Wales find themselves in Pool 2, with Austraila, beaten finalists in last year's competition.
Click here for full details on the official IRB website
Four countries - last year's beaten World Cup quarter-finalists Scotland, Wales, Ireland and South Africa - were handed the top seed status, and were kept apart, and selected at random to go into one of four pools headed by 2003 World Cup semi-finalists England, Australia, New Zealand and France.
It is the first time in Rugby World Cup's 17-year history that the whole draw has not been based exclusively on seedings or rankings.
World champions England met both South Africa and Wales in Australia last autumn, defeating the Springboks 25-6 in a crucial Pool C clash at Perth's Subiaco Oval, then edging out Wales 28-17 after a pulsating Brisbane quarter-final.
England also have previous history with Scotland, knocking them out of the 1991 semi-finals, but in World Cup terms, Ireland would represent new territory.
It is conceivable that Ireland could be drawn alongside Australia, Scotland with France, Wales in New Zealand's five nation pool and South Africa alongside England. That would be an exact repeat of the last World Cup.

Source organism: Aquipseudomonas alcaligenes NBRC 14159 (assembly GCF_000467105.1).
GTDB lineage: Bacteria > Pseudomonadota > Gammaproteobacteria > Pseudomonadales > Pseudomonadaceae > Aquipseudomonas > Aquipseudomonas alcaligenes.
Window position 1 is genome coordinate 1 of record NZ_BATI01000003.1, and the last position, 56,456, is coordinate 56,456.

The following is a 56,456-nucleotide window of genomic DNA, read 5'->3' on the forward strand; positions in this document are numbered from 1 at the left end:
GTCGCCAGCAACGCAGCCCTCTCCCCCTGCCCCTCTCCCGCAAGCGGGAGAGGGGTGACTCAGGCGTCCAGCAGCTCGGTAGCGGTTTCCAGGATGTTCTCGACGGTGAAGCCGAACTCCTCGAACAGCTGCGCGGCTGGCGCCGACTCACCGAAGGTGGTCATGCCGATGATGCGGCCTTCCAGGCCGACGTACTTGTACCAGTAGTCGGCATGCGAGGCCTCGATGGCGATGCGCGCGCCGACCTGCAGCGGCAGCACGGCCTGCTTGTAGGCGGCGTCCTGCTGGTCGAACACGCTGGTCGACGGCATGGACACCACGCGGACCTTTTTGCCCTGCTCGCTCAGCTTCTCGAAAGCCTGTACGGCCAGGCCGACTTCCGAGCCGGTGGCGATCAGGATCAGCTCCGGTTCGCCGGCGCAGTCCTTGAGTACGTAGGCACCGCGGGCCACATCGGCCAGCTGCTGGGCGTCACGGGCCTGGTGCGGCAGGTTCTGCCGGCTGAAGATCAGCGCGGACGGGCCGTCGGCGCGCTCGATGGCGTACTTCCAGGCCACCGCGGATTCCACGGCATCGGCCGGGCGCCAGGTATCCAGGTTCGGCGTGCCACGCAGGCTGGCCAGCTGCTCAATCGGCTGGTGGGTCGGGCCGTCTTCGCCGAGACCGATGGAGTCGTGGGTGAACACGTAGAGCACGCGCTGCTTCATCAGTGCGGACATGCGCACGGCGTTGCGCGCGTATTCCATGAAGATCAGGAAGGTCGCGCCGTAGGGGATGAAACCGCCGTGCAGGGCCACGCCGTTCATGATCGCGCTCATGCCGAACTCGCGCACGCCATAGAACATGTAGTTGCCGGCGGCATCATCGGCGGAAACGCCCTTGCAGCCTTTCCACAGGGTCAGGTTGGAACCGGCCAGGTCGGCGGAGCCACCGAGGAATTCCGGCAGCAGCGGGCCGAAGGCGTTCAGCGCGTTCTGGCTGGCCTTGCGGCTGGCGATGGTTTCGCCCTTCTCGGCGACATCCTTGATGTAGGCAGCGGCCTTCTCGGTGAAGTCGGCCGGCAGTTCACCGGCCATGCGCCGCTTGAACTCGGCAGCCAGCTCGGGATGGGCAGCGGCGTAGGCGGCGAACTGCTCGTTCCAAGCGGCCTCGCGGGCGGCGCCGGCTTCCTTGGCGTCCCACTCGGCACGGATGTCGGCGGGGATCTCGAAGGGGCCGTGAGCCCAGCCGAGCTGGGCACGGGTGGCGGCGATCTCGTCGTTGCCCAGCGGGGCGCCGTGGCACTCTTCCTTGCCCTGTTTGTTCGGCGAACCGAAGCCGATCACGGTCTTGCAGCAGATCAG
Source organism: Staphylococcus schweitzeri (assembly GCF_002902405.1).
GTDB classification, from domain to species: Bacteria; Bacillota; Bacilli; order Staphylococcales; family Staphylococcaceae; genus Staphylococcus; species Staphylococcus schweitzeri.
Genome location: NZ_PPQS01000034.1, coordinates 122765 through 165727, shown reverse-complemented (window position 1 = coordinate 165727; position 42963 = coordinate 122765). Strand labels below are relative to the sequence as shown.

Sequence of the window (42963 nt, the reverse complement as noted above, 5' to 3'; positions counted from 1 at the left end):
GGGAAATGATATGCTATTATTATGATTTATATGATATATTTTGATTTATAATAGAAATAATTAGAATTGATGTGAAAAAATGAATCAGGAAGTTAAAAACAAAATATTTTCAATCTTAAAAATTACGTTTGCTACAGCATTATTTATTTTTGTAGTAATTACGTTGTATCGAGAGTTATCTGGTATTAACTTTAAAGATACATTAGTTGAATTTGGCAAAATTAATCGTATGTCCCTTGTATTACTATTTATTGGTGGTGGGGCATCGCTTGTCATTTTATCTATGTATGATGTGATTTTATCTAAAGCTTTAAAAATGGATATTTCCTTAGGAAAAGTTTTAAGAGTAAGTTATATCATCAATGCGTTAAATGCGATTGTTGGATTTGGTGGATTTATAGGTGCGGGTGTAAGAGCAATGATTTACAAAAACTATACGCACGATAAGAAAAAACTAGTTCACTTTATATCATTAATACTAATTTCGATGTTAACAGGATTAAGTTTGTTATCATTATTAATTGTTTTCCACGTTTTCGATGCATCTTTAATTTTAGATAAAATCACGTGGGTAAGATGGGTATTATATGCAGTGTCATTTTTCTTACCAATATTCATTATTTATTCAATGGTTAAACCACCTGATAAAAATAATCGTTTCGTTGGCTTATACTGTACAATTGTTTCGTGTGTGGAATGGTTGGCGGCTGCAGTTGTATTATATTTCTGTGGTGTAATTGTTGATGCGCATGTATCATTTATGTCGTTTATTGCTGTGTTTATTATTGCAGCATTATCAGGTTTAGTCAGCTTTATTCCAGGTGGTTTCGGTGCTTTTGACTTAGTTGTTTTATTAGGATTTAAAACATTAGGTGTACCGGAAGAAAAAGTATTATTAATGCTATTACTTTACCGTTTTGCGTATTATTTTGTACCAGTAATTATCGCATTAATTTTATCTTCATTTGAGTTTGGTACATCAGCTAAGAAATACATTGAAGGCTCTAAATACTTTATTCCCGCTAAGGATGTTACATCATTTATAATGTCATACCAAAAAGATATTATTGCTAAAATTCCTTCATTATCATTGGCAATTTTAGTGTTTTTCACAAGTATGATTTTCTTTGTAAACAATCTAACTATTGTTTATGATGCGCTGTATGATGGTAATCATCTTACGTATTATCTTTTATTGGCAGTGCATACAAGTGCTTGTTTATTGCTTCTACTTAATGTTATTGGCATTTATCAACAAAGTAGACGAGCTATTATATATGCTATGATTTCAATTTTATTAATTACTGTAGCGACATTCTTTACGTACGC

While the pool allocations of rugby's top eight countries will be settled in tomorrow's draw at a Dublin City centre restaurant, there are 12 other spaces that require filling.
An extensive qualifying tournament at various times over the next three years or so means that countries such as Argentina, Italy, Samoa and Fiji will take up their anticipated positions much nearer the time.
Ten places will be filled by Europe 1, 2 and 3, Americas 1, 2 and 3, Oceania 1 and 2, Africa 1 and Asia 1.
And the remaining two spots will eventually be decided by play-offs, the winner of Africa 2 versus Europe 4 will face Americas 4 for one place, with Oceania 3 and Asia 2 facing a showdown for the other, completing a 20 strong finals line-up.
How relevant the draw is at this incredibly early stage of proceedings, remains open to debate.
The next World Cup will take place in September and October 2007, staged across a dozen cities in France, Scotland, Ireland and Wales.
The Celtic countries will also each host three group games, with Wales also staging a quarter-final.
The French cities identified as venues are Paris, Bordeaux, Lens, Lyon, Marseille, Montpellier, Nantes, Saint-Etienne and Toulouse.
The 80,000 capacity Stade de France in Paris, principal venue for the 1998 soccer World Cup, is set to host the final on October 20, 2007.